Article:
Alan Rusbridger tells us it is all very complicated.
Which, of course, it is.
I do have to say that I am amused that there is no possibility of commenting upon the piece as yet.
However, here\’s the question that we (or I) would really love to have an answer to.
Scroll forward nearly 80 years, and the Scott Trust is still going strong. It was reconstituted in 1948 and 2008, in order to carry on doing exactly the same as it\’s always done. It is now a limited company, with five trustees owning the shares.
GMG has, over the years, made some shrewd decisions and investments, not least the purchase of Auto Trader – a magazine (and now highly successful website) for selling cars. Auto Trader has at various times been solely owned by GMG. At other times it has shared ownership with John Madejski, Hurst Publishing, BC Partners and Apax Partners. These changes in ownership have been done for assorted reasons: to maximize the income at a particular time, to build up the value of the company or to protect the group from having too many eggs in one basket. GMG\’s portfolio today largely consists of its share of Trader Media Group (TMG) and Emap, which it purchased with the cash realised from the sale of 50% of TMG.
The low charge is on the exceptional part sale of the Auto Trader group. No complicated planning was needed to produce a low tax-charge: the government allows for tax to be deferred in this case if funds are reinvested.
The Guardian did reinvest the funds. That\’s not artificial, offshore, or complex. Indeed, it is tax compliant: the company is doing what the government wants, and for which it provides a relief. So let\’s stop the nonsense about low tax rates now: it\’s just wrong.\”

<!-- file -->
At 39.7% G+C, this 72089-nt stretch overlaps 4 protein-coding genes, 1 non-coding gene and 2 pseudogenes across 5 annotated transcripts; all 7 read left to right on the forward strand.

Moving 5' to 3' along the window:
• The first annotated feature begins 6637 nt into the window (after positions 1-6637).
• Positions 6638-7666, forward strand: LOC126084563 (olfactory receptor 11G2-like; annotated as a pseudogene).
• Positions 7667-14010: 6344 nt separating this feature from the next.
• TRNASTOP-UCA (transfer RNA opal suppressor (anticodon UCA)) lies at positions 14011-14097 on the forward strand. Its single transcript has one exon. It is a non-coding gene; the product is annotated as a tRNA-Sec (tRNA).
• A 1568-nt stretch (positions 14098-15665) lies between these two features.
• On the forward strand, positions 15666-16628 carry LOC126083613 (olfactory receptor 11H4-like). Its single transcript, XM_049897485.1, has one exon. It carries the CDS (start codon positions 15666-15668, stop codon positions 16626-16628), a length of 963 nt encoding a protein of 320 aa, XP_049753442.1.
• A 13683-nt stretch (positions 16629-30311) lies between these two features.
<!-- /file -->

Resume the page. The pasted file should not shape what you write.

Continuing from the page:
Now, the question is about the combination of these things. I\’m not a tax expert (as everyone knows) so I really do not know the answer to this. But I would love to get one.
There\’s a reorganisation from the Scott Trust to the Scott Trust Limited in 2008.
2008 is also when that 50% sale of Autotrader went through, leading to the £300 million profit which was not taxed: quite righteously not taxed because it was a subsidiary of Scott Trust Limited and the sale of a subsidiary of a limited company is not, under the SSE rules, subject to corporation tax (technically, a chargeable gain).
The question is: if the Scott Trust had not reorganised into the Scott Trust Limited, would some form of tax have been due on that £300 million?
That is, did the reorganisation alleviate some of the tax bill on that capital/chargeable gain?
Anyone actually know?